Don’t Drop The Ball, eh, Data..!

Infosec is about protecting your most valuable asset – your data. Evading and staying ahead of your opponent and attacker and competition all the way! Yours truly (our CEO) is doing just that securing the ball and sprinting away out of harm’s way.

Our CEO Clinton Walker plays American Football and he knows all too well, the risks that lies ahead or those that are waiting for him on his way to achieving and scoring his goal.

Implementing and practicing and managing information security and associated threats is a game… it is all made up of multiple vectors and actors just like your team in whatever capacity you view it.  It is a collaborative approach that requires great negotiation skills, professionalism and risk taking.

Like any team, everyone is playing to win.  In this case, winning is about protecting clients’ data and evading various obstacles and curve balls hackers throw at you.

So just how do you keep that golden ball/data safe?

  1. Know your asset (data)
  2. Assess the likelihood of risks that could be associated to it
  3. Ensure that you implement controls to address any risks and or potential threats to your asset
  4. Continually review and update the risk profile of this asset
  5. Ensure that this is kept secure at all times whether it is on premise or in the cloud
  6. Know your opponent
  7. Do not get fouled or get caught out with any unnecessary penalties
  8. Build your credibility through good practice, partnership and show good governance and gamesmanship
  9. Educate and continually train your team to identify, report and mitigate gaps in the field and in any processes or in the game they play
  10. Be open to new approaches and thinking in managing risks and ensure that your data is managed securely at all times

The Inside Threat

Insider Threat…The root of all evil when temptations and unfavourable circumstances are over bearing…

Time and time again ‘the Business’ gets panic in a plethora of noise about a new or reincarnated version of malware/botnets. However, whilst we are caught up in the noise/hype, the technical acronyms and the race to get a new fix in, our esteemed internal colleagues are plotting a sly way to steel your treasure – your data.

Insider threat has always been on the radar but the political correctness of organisations tend to be a bit softer and fluffy about the trust of their employees.  On one hand it’s great to have an established view that… I trust all my employees.  However, I am a realist and we must not forget that we live in the real world where data is a strong currency and not everyone who works for you, share your vision and company ethos.

The phrase… keep your friend close and your enemy closer…’ could easily be twisted to say, keep your enemy close and your employee closely monitored’.

Time and time again you see examples of data breach in the news and we wonder why this keeps happening.  Be it deliberate or accidental.

Over the last 12-18 months, there’s been a spate of incidents with household brands such as Morrison’s, The Government and other private entities.  For Morrison’s, lightening struck twice in the same place.  It is a very telling story considering where cybersecurity was in terms of Board level visibility 5-10 years ago.  The board can no longer ignore that fact that they are live targets and it is not a matter of ‘if’, but actually, when do we find out that we have been hacked.  There was a time when most data breach was arising from the public sector and some private sector companies grin quietly as to show their level of investment and robustness.  However, what we are seeing now is a state of humbleness and quiet shuffling of the cards to make strides towards hardening and ensuring that information security is talked about and embedded throughout the organisation.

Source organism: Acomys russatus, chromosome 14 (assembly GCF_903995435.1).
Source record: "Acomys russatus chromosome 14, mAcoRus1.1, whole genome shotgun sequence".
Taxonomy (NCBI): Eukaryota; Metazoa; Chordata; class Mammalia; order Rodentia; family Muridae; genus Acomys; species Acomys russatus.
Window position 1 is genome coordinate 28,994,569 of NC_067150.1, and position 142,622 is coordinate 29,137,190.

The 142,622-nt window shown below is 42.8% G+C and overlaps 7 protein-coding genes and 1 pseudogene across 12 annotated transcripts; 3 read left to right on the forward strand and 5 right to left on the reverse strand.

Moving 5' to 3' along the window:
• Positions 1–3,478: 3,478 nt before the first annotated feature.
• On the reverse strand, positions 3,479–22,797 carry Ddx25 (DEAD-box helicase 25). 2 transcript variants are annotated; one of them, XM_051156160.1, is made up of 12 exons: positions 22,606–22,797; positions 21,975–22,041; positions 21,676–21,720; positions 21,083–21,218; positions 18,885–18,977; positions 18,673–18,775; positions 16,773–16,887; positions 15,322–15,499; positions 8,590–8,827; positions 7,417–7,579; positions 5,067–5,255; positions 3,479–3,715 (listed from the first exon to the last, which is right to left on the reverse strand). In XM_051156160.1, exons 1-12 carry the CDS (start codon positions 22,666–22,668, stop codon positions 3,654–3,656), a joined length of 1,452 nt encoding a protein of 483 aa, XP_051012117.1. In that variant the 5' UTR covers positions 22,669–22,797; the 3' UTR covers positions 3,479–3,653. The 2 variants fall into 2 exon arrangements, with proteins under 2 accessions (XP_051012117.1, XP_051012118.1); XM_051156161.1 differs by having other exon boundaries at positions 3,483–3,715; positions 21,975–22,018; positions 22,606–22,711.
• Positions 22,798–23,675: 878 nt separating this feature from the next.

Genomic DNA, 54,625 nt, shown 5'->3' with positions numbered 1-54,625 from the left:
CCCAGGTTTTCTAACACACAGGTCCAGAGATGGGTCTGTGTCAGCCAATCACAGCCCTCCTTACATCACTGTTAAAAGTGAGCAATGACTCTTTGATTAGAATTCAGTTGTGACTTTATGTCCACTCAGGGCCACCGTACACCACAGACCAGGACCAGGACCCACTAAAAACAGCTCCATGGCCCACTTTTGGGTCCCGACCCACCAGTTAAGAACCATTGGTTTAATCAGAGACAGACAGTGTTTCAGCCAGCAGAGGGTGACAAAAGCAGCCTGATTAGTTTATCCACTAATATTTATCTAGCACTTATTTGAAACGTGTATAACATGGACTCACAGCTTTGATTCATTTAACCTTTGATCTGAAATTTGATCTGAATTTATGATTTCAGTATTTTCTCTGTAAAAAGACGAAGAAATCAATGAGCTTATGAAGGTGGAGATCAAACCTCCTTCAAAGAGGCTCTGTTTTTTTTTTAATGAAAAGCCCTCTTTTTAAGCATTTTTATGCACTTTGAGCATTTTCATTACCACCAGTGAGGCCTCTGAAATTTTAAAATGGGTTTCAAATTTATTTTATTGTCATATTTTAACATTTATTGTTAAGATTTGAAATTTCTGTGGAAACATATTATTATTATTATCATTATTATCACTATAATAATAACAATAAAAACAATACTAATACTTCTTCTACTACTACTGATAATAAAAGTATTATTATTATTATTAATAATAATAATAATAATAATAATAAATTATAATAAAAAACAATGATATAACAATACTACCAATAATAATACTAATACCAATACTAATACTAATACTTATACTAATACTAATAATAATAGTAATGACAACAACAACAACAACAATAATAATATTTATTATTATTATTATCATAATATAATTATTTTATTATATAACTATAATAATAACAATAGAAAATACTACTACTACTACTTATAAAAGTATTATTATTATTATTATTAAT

Whilst most tech savvy and Infosec enthusiast knows or at least acknowledge that cyberwar is currently about firefighting for most companies, it is equally true that some SMEs just do not have the resources, finance or apetite to even start considering defending their business.

However, there are some things that companies can do on their own with ad-hoc or consistent 3rd party support.  Here are some of the things that can be done to start building a foundation…

  • Develop a policy and share it with everyone in the business… discuss the challenges and get feedback to improve as your business evolve
  • Help employees to understand the drivers/reasons behind these policies and the importance of adhering to these
  • Use software tools as part of the strategy to compliment policies and monitor and updated data security controls as necessary.

So what’s the solution?

Whatever the solution, we will always be human and we will always find a way.  This is always going cut across the people, process and technology landscape…


Provide current realistic training and awareness for all employees.  The training should be tailored to team and individual roles.  We cannot over-emphasise the value of good training.  After all, most of or a great proportion of the breaches that occur are human error and are accidental.


This is a very broad area and can be lead to various interpretations.  However in terms of process in this context, I am referring to:

(1) A process to access what is considered privileged data

(2) A process to proactively monitor staff activities to spot trends and spike in behaviour.  Not just random behaviours but long-term persistent activities.

(3) Staff profiling and network (external) connection to outside affiliations that could cause concern by association and the potential for blackmail, bribery etc.